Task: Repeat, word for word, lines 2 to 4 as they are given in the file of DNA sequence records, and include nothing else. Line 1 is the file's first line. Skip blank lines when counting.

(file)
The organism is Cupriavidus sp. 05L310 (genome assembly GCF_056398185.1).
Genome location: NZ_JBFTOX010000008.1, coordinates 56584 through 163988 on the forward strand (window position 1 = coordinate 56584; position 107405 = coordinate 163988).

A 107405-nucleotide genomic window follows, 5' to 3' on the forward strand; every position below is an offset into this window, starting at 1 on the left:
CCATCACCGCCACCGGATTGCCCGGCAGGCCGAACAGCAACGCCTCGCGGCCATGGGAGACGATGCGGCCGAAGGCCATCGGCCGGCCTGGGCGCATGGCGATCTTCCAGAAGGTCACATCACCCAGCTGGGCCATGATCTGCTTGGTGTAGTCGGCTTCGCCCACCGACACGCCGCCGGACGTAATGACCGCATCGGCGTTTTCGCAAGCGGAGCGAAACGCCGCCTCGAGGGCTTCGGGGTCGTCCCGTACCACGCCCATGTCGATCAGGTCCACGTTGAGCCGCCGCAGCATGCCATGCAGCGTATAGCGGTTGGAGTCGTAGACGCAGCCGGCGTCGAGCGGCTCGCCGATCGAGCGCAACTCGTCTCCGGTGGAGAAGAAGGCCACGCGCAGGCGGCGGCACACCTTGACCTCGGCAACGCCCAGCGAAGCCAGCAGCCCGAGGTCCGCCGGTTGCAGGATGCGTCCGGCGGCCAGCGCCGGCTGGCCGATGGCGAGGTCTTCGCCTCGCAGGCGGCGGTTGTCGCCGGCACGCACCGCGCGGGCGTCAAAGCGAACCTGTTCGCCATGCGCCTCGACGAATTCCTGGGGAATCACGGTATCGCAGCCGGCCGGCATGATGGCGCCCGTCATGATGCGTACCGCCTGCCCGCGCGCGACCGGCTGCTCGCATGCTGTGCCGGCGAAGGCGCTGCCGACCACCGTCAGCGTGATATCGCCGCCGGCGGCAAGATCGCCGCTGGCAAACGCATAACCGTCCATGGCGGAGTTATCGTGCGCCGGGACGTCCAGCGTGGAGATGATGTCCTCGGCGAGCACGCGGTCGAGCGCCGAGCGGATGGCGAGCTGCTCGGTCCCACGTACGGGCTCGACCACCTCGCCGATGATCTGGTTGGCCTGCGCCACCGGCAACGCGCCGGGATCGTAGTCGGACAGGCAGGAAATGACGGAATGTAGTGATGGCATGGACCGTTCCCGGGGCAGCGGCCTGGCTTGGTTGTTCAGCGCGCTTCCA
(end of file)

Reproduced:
Genome location: NZ_JBFTOX010000008.1, coordinates 56584 through 163988 on the forward strand (window position 1 = coordinate 56584; position 107405 = coordinate 163988).

A 107405-nucleotide genomic window follows, 5' to 3' on the forward strand; every position below is an offset into this window, starting at 1 on the left:
CCATCACCGCCACCGGATTGCCCGGCAGGCCGAACAGCAACGCCTCGCGGCCATGGGAGACGATGCGGCCGAAGGCCATCGGCCGGCCTGGGCGCATGGCGATCTTCCAGAAGGTCACATCACCCAGCTGGGCCATGATCTGCTTGGTGTAGTCGGCTTCGCCCACCGACACGCCGCCGGACGTAATGACCGCATCGGCGTTTTCGCAAGCGGAGCGAAACGCCGCCTCGAGGGCTTCGGGGTCGTCCCGTACCACGCCCATGTCGATCAGGTCCACGTTGAGCCGCCGCAGCATGCCATGCAGCGTATAGCGGTTGGAGTCGTAGACGCAGCCGGCGTCGAGCGGCTCGCCGATCGAGCGCAACTCGTCTCCGGTGGAGAAGAAGGCCACGCGCAGGCGGCGGCACACCTTGACCTCGGCAACGCCCAGCGAAGCCAGCAGCCCGAGGTCCGCCGGTTGCAGGATGCGTCCGGCGGCCAGCGCCGGCTGGCCGATGGCGAGGTCTTCGCCTCGCAGGCGGCGGTTGTCGCCGGCACGCACCGCGCGGGCGTCAAAGCGAACCTGTTCGCCATGCGCCTCGACGAATTCCTGGGGAATCACGGTATCGCAGCCGGCCGGCATGATGGCGCCCGTCATGATGCGTACCGCCTGCCCGCGCGCGACCGGCTGCTCGCATGCTGTGCCGGCGAAGGCGCTGCCGACCACCGTCAGCGTGATATCGCCGCCGGCGGCAAGATCGCCGCTGGCAAACGCATAACCGTCCATGGCGGAGTTATCGTGCGCCGGGACGTCCAGCGTGGAGATGATGTCCTCGGCGAGCACGCGGTCGAGCGCCGAGCGGATGGCGAGCTGCTCGGTCCCACGTACGGGCTCGACCACCTCGCCGATGATCTGGTTGGCCTGCGCCACCGGCAACGCGCCGGGATCGTAGTCGGACAGGCAGGAAATGACGGAATGTAGTGATGGCATGGACCGTTCCCGGGGCAGCGGCCTGGCTTGGTTGTTCAGCGCGCTTCCA